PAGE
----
Objective: To prove that 7-day courses of antibiotics for bloodstream infections caused by members of the Enterobacterales (eBSIs) allow a reduction in patients' exposure to antibiotics while achieving clinical outcomes similar to those of 14-day schemes.
Methods: A randomized trial was performed. Adult patients developing eBSI with appropriate source control were assigned to 7 or 14 days of treatment, and followed 28 days after treatment cessation; treatments could be resumed whenever necessary. The primary endpoint was days of treatment at the end of follow-up. Clinical outcomes included clinical cure, relapse of eBSI and relapse of fever. A superiority margin of 3 days was set for the primary endpoint, and a non-inferiority margin of 10% was set for clinical outcomes. Efficacy and safety were assessed together with a DOOR/RADAR (desirability of outcome ranking and response adjusted for duration of antibiotic risk) analysis.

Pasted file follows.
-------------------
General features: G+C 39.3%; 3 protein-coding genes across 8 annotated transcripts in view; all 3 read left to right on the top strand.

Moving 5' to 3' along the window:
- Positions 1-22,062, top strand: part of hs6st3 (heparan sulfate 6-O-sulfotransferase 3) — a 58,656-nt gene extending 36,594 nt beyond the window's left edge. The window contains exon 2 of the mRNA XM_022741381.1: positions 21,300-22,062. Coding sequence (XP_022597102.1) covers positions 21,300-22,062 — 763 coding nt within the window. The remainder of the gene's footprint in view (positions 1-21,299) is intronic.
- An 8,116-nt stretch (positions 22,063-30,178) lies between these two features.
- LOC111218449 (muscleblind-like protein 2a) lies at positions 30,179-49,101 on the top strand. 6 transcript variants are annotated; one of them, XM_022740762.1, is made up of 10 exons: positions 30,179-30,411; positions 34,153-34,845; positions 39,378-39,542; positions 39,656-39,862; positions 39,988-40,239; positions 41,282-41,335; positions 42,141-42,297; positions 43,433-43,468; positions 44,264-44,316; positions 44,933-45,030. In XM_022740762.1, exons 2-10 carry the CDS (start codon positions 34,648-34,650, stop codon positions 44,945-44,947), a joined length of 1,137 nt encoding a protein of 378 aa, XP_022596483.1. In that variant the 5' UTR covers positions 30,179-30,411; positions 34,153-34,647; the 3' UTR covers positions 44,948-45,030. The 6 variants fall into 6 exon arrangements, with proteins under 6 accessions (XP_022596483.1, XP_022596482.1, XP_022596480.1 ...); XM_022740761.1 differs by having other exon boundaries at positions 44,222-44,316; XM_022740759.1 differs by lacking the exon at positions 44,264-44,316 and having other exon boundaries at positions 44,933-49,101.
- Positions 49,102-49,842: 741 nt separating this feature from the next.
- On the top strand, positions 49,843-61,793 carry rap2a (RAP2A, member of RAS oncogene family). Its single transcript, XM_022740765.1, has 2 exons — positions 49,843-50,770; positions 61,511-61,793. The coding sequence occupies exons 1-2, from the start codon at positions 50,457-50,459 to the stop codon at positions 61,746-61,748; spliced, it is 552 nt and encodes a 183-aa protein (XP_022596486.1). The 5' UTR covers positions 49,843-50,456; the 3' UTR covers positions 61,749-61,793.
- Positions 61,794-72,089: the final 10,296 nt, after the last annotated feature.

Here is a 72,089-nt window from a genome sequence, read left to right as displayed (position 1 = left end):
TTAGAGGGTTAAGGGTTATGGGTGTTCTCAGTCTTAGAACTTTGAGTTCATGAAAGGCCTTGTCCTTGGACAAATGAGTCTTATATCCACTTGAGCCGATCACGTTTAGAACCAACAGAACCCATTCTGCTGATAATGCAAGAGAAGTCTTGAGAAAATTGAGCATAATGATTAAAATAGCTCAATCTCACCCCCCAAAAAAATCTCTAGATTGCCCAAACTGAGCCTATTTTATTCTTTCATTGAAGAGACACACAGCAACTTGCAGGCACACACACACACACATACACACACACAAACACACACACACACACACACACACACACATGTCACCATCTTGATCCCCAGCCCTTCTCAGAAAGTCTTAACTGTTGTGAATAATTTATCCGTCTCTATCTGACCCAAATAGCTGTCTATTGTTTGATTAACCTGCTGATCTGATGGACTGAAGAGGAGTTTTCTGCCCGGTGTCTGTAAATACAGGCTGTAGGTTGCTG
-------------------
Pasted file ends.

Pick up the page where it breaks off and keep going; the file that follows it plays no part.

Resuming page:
Results: 248 patients were assigned to 7 (n = 119) or 14 (n = 129) days of treatment. In the intention-to-treat analysis, median days of treatment at the end of follow-up were 7 and 14 days (difference 7, 95%CI 7-7). The non-inferiority margin was also met for clinical outcomes, except for relapse of fever (-0.2%, 95%CI -10.4 to 10.1). The DOOR/RADAR showed that 7-day schemes had a 77.7% probability of achieving better results than 14-day treatments.
Conclusions: 7-day schemes allowed a reduction in antibiotic exposure of patients with eBSI while achieving outcomes similar to those of 14-day schemes. The possibility of relapsing fever in a limited number of patients, without relevance to final outcomes, may not be excluded, but was overcome by the benefits of shortening treatments.
Keywords: Antimicrobial stewardship; Bacteraemia; Bloodstream infections; DOOR/RADAR; Treatment duration.
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